FAQ Main Page
Q. How long do I have to decide whether or not I
want to keep my Medicare supplement policy?
A. You have a 30 day "free look" period from the
date the policy is delivered to you. During this time the company will fully
refund all premiums paid, if cancellation is requested in writing by the
Q. I am 65 years old and retired from my job. I
kept my company insurance plan, and I am also covered as a dependent under my
wife's plan where she works. In addition, I have Medicare benefits, and a
Medicare supplement policy. If I have a claim, who pays first? Second? Third?
A. As long as the wife is working, her plan
would be primary; then Medicare; then your group. The Medicare supplement would
pay in addition to other plans. If your wife retires, the Medicare supplement
would pay in addition to other plans.
Q. A producer wants to sell me a nursing home
policy. I was under the impression my Medicare supplement policy provided
nursing home coverage.
A. A Medicare supplement policy provides very
limited nursing home coverage. It supplements payments made by Medicare toward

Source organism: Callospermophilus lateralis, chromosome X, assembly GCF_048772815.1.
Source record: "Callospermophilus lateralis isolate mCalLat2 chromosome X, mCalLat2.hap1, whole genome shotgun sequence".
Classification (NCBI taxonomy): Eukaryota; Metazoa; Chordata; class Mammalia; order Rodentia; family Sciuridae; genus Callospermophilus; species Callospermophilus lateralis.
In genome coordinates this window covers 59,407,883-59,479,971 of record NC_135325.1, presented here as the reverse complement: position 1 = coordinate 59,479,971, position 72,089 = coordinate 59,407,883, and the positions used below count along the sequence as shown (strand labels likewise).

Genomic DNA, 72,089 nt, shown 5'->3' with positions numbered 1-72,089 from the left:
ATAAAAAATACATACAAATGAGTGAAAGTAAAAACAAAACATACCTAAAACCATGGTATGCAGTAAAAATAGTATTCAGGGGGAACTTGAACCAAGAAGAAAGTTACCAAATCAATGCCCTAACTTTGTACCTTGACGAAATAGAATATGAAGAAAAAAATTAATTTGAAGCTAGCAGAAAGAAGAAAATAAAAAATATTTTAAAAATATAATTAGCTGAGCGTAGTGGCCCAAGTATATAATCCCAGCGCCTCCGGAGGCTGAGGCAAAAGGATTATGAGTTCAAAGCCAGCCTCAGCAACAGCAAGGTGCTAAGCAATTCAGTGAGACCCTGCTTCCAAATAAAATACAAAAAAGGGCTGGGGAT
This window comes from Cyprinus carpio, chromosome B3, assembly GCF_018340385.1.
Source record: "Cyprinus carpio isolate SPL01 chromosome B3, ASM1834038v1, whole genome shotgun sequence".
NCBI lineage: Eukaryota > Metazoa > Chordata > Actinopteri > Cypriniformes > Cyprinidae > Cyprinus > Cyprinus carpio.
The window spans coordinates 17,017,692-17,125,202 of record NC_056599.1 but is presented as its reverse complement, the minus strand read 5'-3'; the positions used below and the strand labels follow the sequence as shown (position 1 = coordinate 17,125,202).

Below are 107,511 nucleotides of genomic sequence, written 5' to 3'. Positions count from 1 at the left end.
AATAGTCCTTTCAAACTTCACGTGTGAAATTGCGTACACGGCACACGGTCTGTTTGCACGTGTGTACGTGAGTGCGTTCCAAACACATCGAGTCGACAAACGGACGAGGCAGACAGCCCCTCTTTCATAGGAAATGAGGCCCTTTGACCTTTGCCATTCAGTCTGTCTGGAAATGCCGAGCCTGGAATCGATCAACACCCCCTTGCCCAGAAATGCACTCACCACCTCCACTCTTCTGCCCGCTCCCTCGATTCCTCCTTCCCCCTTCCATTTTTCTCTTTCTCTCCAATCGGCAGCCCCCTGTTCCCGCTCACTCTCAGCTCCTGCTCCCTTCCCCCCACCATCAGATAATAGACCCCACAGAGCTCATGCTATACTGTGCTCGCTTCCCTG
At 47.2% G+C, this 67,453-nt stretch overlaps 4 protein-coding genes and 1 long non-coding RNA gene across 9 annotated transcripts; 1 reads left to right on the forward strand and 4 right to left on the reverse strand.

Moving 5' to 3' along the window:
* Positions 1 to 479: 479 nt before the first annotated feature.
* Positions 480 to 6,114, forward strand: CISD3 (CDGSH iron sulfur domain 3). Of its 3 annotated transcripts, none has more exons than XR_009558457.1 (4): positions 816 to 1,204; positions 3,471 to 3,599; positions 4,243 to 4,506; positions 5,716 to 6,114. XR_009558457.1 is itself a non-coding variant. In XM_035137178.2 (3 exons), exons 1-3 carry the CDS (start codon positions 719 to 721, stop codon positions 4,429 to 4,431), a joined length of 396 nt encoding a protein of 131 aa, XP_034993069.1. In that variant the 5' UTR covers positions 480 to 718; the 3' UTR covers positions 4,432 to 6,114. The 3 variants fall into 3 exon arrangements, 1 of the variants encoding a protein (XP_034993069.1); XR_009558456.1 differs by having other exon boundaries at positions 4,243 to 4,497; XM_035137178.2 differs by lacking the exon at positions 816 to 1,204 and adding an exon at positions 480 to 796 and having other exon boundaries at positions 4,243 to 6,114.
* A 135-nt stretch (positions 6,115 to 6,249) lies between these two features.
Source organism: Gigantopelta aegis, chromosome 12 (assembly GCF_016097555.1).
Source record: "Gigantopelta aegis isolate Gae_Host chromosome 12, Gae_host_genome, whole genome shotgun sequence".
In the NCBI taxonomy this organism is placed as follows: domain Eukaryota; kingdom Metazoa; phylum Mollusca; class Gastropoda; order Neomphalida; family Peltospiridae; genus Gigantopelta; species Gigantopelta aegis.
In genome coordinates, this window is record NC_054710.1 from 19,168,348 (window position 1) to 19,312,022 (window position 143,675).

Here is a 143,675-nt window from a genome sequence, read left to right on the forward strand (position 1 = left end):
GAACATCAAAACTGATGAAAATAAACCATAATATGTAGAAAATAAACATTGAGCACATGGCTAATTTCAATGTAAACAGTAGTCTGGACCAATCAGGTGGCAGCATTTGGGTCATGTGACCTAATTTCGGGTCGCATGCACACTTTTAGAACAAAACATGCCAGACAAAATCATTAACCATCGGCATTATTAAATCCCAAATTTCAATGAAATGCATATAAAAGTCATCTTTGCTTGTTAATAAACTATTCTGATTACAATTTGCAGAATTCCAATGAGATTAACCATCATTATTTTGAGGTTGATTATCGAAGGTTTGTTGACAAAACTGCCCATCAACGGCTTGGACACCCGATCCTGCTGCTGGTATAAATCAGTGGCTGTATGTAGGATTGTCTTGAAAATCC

skilled nursing care only. The major percentage of patients in nursing homes
receive either intermediate or custodial care, which is not covered under the
Medicare supplement policy.
Q. This producer just sold me a Medicare
supplement policy, and I do not want it. How do I get my money back?
A. If the policy has been issued, you need to
send it back and request a refund within the 30 day "free look" period. If the
policy has not been issued, write the company a letter advising them that you
wish to cancel your contract. If you encounter problems, contact the Alabama
Department of Insurance.
Q. I have a Medicare supplement policy that has
always paid 100% of the charges Medicare did not pay. Now the company is only
paying 100% of the charges approved by Medicare. Can they do this?
A. You need to read your policy very carefully
to determine if benefits are paid on the basis of actual charges, or the amount
of charges approved by Medicare. If it pays based on the amount approved by
Medicare, then Medicare would pay 80% of the amount approved, and your
supplemental policy would pay 20% of the amount approved. For example, if the
doctor's bill is $1,000, and Medicare approves $800, Medicare will pay 80% of
$800 ($640). Your supplemental policy will pay the remaining 20% of $800
($160). You will be responsible for the $200 difference between the doctor's
bill and the amount approved, unless your physician accepts Medicare
assignments (the amount that Medicare approves).
Q. Why can't your Department help me resolve the
many problems I am having with my Medicare claim?
A. Medicare is a Federal program over which this
Department has no jurisdiction. Specific problems concerning this program
should be directed to:
MEDICARE CLAIMS INFORMATION